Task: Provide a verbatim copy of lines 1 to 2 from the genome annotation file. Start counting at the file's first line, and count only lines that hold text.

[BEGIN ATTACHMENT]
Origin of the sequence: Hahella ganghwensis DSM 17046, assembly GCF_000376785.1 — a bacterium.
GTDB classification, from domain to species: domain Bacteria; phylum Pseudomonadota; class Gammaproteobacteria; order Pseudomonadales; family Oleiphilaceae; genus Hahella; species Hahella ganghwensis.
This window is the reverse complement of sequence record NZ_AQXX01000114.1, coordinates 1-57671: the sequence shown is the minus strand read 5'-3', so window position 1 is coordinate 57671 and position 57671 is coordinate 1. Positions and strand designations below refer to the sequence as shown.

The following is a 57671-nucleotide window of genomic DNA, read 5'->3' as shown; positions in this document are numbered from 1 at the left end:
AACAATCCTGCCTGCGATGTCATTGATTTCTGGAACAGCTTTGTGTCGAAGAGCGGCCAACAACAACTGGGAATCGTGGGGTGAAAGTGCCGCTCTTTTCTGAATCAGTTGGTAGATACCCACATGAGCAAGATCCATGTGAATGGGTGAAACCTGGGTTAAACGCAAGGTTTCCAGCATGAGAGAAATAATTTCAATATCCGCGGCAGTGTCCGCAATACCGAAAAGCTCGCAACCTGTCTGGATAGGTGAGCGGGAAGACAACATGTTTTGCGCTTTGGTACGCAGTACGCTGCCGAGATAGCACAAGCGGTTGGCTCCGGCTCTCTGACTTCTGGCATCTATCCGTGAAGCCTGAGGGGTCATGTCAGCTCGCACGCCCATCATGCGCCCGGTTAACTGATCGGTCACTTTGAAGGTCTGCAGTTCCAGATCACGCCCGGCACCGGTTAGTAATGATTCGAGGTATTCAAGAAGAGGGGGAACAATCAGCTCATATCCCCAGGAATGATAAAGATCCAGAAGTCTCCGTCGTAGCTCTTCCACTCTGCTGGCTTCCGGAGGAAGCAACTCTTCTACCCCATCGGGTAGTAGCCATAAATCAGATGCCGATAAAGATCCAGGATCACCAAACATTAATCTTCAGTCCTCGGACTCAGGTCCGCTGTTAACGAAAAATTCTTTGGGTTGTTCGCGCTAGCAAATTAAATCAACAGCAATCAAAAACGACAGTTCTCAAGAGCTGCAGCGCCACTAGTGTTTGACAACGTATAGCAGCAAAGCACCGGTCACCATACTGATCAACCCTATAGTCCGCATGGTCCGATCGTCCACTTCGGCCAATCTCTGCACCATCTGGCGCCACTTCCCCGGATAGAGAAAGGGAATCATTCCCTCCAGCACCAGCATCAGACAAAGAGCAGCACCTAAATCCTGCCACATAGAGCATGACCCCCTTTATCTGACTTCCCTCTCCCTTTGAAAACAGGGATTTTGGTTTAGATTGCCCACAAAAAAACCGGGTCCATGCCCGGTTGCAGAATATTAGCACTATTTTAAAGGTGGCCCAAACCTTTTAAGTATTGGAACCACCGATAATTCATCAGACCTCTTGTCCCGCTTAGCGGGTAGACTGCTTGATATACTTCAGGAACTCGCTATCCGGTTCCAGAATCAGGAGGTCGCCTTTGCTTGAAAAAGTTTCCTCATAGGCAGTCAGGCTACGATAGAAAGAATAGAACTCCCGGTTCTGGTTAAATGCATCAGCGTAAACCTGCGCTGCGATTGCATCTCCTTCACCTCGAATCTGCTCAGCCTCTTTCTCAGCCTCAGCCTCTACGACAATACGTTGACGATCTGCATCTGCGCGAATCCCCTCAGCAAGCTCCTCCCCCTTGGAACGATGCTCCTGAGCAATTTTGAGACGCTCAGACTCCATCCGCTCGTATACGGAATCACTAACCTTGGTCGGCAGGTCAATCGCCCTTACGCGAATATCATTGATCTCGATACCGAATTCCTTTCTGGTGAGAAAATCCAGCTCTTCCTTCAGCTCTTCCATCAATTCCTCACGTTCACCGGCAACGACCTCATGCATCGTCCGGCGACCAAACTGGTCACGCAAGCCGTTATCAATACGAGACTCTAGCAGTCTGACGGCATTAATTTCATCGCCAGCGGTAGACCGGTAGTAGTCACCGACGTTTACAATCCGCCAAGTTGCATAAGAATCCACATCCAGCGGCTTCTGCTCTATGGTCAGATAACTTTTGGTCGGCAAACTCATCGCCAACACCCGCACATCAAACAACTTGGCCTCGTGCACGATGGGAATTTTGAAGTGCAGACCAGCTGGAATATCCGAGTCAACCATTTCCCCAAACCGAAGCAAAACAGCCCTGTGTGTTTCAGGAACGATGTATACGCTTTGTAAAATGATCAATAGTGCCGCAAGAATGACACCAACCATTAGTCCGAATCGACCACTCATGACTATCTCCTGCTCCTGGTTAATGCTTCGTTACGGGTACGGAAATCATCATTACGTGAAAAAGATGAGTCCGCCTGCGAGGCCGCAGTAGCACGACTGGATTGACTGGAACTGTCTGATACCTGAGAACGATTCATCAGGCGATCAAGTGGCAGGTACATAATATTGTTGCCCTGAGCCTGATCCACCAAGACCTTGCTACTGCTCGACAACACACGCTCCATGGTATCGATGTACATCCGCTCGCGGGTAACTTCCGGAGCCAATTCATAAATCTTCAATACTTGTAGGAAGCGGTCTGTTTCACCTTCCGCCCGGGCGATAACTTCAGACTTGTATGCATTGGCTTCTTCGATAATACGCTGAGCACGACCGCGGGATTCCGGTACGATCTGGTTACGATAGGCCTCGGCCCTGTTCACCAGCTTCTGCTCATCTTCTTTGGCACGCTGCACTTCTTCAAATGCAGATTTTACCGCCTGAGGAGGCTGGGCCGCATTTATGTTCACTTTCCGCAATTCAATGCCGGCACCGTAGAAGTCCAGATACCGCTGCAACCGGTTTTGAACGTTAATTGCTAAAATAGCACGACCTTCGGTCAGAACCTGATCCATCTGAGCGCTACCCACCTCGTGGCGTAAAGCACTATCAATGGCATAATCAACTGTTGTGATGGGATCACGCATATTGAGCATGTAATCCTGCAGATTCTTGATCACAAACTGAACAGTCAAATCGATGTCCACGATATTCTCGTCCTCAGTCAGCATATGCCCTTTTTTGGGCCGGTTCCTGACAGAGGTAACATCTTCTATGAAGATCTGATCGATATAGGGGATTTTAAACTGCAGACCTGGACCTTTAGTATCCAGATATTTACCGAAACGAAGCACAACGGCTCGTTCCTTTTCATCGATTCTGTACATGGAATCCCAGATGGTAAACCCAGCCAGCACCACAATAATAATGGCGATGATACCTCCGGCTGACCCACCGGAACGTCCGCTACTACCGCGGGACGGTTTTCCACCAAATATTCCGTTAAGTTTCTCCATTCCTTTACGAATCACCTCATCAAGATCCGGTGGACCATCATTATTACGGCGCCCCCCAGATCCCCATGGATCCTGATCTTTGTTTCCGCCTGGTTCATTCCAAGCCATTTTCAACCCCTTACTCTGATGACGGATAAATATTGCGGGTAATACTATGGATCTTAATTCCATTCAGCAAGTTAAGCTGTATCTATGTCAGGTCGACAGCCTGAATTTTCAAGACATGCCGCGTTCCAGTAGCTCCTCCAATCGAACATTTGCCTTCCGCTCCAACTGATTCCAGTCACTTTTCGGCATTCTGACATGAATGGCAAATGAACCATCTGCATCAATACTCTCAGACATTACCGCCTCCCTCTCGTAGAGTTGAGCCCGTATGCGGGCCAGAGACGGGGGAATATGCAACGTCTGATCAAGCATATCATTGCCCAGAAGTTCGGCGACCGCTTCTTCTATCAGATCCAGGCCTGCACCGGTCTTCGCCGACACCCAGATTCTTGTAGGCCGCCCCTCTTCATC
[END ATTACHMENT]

Origin of the sequence: Hahella ganghwensis DSM 17046, assembly GCF_000376785.1 — a bacterium.
GTDB classification, from domain to species: domain Bacteria; phylum Pseudomonadota; class Gammaproteobacteria; order Pseudomonadales; family Oleiphilaceae; genus Hahella; species Hahella ganghwensis.